When a mayor isn’t a mayor
Michel Lavoie, the mayor of St-Rémi on Montreal’s South Shore, made history last week—though not the kind Quebec politicians are hoping for these days. The politician was relieved of his municipal duties following a historic ruling that invokes a new Quebec law allowing for the suspension of elected officials accused of criminal acts. Taken to court by local citizen Sylvie Boyer, Lavoie—who faces charges of conspiracy, fraud and breach of trust—argued against Bill 10, as it’s known, stating that its wording is too vague and that voters would have a chance to decide his fate for themselves when municipal elections take place Nov. 3. Quebec Superior Court upheld the new law. One of a handful of Quebec mayors arrested by the province’s anti-corruption unit, Lavoie was the only one who didn’t voluntarily step down. Yet the disgraced politician will still keep his title, even if it’s a hollow one: because of the court’s ruling, he can’t actually perform any of the duties associated with the mayor’s job.
Worth the weight
It was supposed to be just Prince William kicking off the Ring O’ Fire, a coastal, 217-km ultra-marathon around the Isle of Anglesey in North Wales, on Aug. 30. But the morning of the event, wife Kate decided to join him, marking her first public appearance since the birth of Prince George about six weeks ago. Expected to be the duke and duchess of Cambridge’s last appearance on Anglesey, where William has been posted the past three years, Kate made a point of coming to thank locals for their “warmth and hospitality,” a source told the Telegraph. Kate proved that even the royals aren’t immune to post-baby weight speculation, though, as tabloids gushed about her svelte appearance, despite the fact that she’s “hardly done anything” to shed pounds, according to US Weekly.
Montreal may see the light
After going through three teams in 18 months, God-fearing quarterback Tim Tebow may want to start praying that another NFL franchise picks him up soon—or else he could be heading to Canada. The polarizing player was released by the New England Patriots last week after a disappointing pre-season, and now several football pundits, including Tebow’s one-time QB guru Steve Clarkson, are predicting Tebow will cut his NFL dreams short and head for the CFL. The Montreal Alouettes own the 26-year-old player’s CFL rights, but general manager Jim Popp dismissed the idea, telling the Toronto Sun that Tebow is “just one of the 35 names” on their list, adding they already have four quarterbacks, including 41-year-old Anthony Calvillo (who’s currently nursing a concussion). Whether or not Montreal will be home to a new era of “Tebowing” is uncertain, but at least the one-time Heisman Trophy winner is keeping positive, telling reporters, “I’m blessed because of my faith, because you don’t have to worry about the future, because I know who holds my future.”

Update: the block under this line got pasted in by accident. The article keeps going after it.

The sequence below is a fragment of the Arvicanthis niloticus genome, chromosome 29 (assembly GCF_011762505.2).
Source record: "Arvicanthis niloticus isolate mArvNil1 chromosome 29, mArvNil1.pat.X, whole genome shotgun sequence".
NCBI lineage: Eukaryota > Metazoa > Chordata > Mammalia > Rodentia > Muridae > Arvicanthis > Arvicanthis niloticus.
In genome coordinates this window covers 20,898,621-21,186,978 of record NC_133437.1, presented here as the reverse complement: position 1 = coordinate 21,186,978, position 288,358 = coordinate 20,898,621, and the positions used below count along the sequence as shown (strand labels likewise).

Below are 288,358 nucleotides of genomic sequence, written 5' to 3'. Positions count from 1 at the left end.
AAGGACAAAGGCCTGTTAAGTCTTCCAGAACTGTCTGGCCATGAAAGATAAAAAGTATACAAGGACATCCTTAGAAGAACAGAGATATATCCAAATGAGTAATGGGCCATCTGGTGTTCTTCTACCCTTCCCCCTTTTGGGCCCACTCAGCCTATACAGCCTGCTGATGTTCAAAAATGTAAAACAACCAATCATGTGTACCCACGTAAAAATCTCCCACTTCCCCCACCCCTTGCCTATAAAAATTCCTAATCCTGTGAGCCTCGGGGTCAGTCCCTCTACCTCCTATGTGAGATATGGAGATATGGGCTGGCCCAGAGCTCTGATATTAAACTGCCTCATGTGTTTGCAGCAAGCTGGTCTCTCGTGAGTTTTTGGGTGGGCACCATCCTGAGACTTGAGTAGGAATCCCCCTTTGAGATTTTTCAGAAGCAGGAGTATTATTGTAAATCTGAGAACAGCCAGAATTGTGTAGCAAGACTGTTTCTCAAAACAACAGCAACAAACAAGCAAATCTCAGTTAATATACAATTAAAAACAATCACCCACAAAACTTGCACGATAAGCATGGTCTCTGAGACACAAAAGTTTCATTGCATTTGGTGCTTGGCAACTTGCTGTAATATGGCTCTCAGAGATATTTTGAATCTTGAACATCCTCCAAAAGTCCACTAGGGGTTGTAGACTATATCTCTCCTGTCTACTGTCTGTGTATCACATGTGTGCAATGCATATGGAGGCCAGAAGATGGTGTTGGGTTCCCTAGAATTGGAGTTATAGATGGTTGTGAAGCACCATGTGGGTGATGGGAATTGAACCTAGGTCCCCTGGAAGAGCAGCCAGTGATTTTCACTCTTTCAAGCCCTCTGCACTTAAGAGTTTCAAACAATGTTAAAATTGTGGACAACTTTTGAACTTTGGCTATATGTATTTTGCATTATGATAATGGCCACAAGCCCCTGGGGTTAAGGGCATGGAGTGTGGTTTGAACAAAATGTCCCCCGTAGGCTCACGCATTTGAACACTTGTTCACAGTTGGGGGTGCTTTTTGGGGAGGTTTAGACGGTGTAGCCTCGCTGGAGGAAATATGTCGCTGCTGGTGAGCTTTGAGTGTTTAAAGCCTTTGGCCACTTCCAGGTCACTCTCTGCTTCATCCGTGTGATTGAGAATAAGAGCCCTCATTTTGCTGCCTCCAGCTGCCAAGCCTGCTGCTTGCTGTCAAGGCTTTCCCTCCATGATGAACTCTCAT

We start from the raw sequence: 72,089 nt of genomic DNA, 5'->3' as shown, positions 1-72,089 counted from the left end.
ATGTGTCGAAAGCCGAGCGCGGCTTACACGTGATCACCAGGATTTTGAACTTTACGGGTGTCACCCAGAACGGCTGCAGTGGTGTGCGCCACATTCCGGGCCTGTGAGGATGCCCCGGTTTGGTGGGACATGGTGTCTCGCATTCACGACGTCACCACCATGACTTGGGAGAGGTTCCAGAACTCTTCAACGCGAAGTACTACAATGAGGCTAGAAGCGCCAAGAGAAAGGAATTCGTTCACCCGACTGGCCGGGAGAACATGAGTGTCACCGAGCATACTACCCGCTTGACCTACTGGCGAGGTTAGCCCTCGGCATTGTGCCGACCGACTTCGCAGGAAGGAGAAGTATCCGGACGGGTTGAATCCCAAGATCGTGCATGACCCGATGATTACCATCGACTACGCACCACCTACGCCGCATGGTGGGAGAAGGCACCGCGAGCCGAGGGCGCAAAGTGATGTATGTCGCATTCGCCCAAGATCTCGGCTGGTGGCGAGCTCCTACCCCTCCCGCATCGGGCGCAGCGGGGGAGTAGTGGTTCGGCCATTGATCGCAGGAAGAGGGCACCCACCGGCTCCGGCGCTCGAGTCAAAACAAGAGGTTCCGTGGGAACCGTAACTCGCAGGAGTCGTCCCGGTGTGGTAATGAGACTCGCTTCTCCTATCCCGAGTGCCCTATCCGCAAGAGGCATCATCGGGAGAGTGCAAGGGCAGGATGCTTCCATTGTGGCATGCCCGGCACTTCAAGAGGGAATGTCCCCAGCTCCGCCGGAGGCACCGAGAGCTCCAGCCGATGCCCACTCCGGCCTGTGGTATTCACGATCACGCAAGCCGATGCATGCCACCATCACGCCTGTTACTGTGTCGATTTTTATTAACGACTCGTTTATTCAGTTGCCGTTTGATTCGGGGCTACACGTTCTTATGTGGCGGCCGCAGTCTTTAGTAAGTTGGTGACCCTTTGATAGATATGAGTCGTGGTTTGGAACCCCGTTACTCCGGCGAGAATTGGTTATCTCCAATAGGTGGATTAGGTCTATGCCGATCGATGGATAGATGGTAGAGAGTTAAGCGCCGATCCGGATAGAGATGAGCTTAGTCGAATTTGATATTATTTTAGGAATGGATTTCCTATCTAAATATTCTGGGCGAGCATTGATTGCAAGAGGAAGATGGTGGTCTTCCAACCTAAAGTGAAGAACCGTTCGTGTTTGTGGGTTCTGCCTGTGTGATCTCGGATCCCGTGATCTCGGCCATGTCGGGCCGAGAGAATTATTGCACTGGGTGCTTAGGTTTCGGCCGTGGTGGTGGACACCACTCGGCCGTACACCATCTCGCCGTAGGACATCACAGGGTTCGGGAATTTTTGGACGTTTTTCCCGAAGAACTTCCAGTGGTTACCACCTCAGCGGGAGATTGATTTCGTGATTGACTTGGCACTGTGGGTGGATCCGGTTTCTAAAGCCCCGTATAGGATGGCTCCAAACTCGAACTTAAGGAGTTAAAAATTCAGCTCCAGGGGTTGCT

Pope Francis has already made waves because of his down-to-earth footwear and progressive views on homosexuality (at least as far as the Catholic Church is concerned). Now he’s blowing up on Twitter, too. The bishop of Rome recently posed for what may be the first papal “selfie” with a group of visiting youth. While the head of 1.2 billion Catholics didn’t technically take the picture himself, or upload it to the papal Twitter account, @Pontifex, it still went a long way toward cementing his image as a “Pope of the people,” and a particularly cool one at that.
Breaking the bank’s glass ceiling
On Jan. 1, Kathleen Taylor will take the reins at the Royal Bank of Canada, it was announced last week—becoming the first-ever female chair of a big Canadian bank. Women are still sorely underrepresented high in the ranks of business: A 2011 report from the non-profit Catalyst Canada found that only 14.5 per cent of board seats in corporate Canada are held by women, up just 0.5 percentage points from 2009. And women at the top can face more intense scrutiny than their male peers. Take Yahoo!’s Marissa Mayer, whose image appears in a high-fashion spread in September’s Vogue: debate raged about whether her lounging posture, polished outfit and stiletto heels were too flirty or sexy for a CEO, while others countered that photos of Elon Musk or Larry Ellison, for example, wouldn’t garner nearly so much vitriol.